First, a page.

San Franciscans can smell desperation like they can smell the morning buns baking at Tartine before they roll leisurely out of bed to line up for their Sunday brunch victual. Except that desperation is not nearly as warm, inviting, or cinnamon-y. In fact, it smells more like that one particularly rancid area of the stairwell at the end of the Embarcadero BART station.
The odious stench of desperation comes in many forms, but it usually boils down to a too-casual use of technology and communication. If you commit the following faux pas, you may be a desperate single:
- contacting your potential mate for a second date less than two hours after the first (or–if you’re in it to win it–a full 24 hours).
- immediately following/befriending the person on various social networks after the first date. Networking creeper bonus points for LinkedIn.
- looking up the person on sites like Spokeo or Googling until even the internet thinks you’re a psycho
- using the information you find on Google to ask your date how she enjoyed her three semesters of French in college when she never mentioned to you that she even knew any other language besides English.
True, technology makes it easier to stay connected. Provided that you had a connection in the first place. But if you care about the quasi-relationship you’re about to embark upon, you have to pretend to not care. In other parts of the world, you could call this strategy “playing hard to get,” but in San Francisco, it’s more along the lines of “I’m going to pretend I didn’t see this text on my smartphone I keep next to me during all my waking (and non-waking) hours and eventually I’ll nonchalantly answer it in about three or four days.”
It’s like we’ve gone all post-modern on dating and tech. We’ve acknowledged that yes, we could very well answer your text about drinks on Friday within a couple of seconds, but we’d rather make you wait enough time in crippling self-doubt that we throw off your pube-trimming schedule in anticipation of the anti-climatic “sounds good.” In other words, we’ll friend you on Facebook when we want to friend you. Right after we untag all these unflattering pictures from last night and figure out how to turn off this automatic face recognition thing.
Does absence make the heart grow fonder? We’d certainly like to think so. Seduction is silence–it’s the time you spend apart. Or rather, the time you spend pretending the other person has no impact whatsoever on your weekend plans.
Seduction is not going to wine bars, brownbagging at Dolores Park, strolling through Golden Gate Park, ironically visiting tourist attractions, or buying (and sharing) the kushiest weed with your card. These are all things San Franciscans typically do with their friends, and they are unimpressed by these efforts if all they really care about is ensuring a second touch of your genitals.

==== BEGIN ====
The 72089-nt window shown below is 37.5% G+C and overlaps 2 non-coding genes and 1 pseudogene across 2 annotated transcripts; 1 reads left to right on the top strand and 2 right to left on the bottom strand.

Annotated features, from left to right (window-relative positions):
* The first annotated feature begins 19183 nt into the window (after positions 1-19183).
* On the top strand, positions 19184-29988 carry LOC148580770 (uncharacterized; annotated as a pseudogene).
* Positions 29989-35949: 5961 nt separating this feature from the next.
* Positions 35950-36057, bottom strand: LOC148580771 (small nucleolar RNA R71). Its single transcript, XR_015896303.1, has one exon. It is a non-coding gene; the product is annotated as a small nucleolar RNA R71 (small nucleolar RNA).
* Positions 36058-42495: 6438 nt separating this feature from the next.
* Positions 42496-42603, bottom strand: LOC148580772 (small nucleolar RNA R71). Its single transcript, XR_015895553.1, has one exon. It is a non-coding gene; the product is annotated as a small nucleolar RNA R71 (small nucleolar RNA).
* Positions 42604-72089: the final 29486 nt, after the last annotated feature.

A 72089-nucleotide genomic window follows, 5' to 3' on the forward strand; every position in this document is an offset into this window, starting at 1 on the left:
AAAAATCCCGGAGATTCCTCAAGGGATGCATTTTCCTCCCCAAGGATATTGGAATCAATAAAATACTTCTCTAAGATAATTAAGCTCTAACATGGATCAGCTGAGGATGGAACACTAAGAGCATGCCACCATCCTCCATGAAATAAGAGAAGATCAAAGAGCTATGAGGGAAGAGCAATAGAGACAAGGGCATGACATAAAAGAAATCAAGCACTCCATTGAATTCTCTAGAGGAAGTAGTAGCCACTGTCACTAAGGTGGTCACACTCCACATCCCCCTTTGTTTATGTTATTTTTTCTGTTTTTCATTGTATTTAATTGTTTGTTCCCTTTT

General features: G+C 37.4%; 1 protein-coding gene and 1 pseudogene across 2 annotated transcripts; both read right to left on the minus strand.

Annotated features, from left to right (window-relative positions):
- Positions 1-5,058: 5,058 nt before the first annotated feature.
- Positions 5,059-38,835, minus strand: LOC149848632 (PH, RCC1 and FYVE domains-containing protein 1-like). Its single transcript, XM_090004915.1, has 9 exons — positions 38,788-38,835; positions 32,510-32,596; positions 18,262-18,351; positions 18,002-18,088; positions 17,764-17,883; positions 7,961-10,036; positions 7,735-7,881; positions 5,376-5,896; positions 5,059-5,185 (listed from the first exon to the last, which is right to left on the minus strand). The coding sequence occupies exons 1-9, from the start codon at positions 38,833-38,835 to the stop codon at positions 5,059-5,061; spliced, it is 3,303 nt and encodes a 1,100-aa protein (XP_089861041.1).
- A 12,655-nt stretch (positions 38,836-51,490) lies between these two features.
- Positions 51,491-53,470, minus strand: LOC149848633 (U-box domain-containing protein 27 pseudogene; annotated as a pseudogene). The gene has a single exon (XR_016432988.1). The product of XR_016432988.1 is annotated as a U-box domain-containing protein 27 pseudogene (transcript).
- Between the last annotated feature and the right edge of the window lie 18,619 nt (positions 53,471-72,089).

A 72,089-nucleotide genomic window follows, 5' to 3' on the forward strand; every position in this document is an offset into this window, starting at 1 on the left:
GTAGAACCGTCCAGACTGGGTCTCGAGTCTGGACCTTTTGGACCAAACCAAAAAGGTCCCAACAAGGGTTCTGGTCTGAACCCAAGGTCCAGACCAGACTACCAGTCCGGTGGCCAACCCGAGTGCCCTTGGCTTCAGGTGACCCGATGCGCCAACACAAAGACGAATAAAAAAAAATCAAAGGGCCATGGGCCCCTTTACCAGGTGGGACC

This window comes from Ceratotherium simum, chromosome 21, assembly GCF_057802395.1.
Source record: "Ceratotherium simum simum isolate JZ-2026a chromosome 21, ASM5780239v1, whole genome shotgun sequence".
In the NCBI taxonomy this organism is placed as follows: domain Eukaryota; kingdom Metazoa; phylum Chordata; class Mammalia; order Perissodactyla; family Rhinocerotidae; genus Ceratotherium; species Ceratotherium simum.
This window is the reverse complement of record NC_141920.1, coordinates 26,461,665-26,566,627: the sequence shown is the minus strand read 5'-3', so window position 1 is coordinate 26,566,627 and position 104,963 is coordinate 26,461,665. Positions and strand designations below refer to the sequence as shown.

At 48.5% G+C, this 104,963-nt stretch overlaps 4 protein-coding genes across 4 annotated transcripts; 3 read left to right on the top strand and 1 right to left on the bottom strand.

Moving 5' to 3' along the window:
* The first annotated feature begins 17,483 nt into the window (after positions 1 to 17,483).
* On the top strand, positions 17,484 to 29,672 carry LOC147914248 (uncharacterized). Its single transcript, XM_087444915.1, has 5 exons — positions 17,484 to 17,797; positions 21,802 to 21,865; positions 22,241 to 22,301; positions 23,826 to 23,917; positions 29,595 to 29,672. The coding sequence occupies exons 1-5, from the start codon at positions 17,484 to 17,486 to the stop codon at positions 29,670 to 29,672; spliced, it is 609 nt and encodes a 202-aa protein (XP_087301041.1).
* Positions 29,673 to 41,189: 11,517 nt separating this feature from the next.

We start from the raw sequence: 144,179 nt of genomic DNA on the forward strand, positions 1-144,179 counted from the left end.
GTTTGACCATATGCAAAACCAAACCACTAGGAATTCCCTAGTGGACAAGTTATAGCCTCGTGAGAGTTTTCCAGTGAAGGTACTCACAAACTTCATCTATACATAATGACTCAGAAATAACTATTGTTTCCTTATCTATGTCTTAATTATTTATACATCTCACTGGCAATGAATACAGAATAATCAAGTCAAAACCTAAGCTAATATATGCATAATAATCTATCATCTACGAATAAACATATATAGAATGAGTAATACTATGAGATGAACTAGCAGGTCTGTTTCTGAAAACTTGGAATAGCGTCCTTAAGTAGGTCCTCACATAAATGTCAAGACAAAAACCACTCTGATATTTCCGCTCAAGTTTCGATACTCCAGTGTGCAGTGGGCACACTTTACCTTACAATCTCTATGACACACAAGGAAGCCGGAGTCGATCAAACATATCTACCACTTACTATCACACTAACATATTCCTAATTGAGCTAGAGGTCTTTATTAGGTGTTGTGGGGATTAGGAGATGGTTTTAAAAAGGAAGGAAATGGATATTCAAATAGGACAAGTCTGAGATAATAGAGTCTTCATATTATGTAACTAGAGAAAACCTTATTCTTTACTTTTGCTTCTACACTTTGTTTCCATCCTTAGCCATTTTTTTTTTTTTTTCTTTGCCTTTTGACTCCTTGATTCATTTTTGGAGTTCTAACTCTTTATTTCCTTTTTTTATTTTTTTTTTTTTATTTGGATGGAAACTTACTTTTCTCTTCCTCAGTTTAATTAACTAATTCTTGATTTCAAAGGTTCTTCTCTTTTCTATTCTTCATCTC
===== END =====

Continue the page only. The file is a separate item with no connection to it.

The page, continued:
In fact, San Francisco is so full of ambitious people, adventurous people, impressive people and smart people that it’s essential to humble them in a well-timed game of radio silence. When two people start casually dating, then begins an unstated game of uncle. This game is both a grab for control of the baby relationship and a projection of I’m a Very Busy Person Who Has Proper Hobbies and Social Life That I Simply Cannot Take a Moment From My Lifestyle to Answer This Personal Email From You. (Anything you can do, I can do busier.)
In a way, it makes sense. People who do cool things are attractive. Have you ever fallen for a chef simply because he makes delicious things with his hands (and you’re also San Franciscan)? Of course you have. When people create worlds around them–through hobbies, through interesting philosophies, through the way they make up their homes–we want to be a part of that world. The fact that we aren’t stokes that desire.
So how do two complete people form a more perfect union? Ultimately, someone has to cave–they cry “uncle” (more likely “Daddy,” or better yet, “Sir”). They reconnect with the other person within an appropriate timeframe. And that timeframe would be…well, who the hell knows? A few days to a week, perhaps. Certainly not a whole month (that’s a shot-in-the-dark booty call, not a second date). But if I really knew the specifics, I’d be writing a column about spicing up your long term relationship, not how to navigate the mercurial waters of dating in the Bay.
Image from Joi Ito.
The Sexual Manifesto is Christine Borden’s weekly column on sex in the city, sex and culture, and, well, sex. Got a tip for Christine (and it’s not in your pants)? Email her at firstname.lastname@example.org.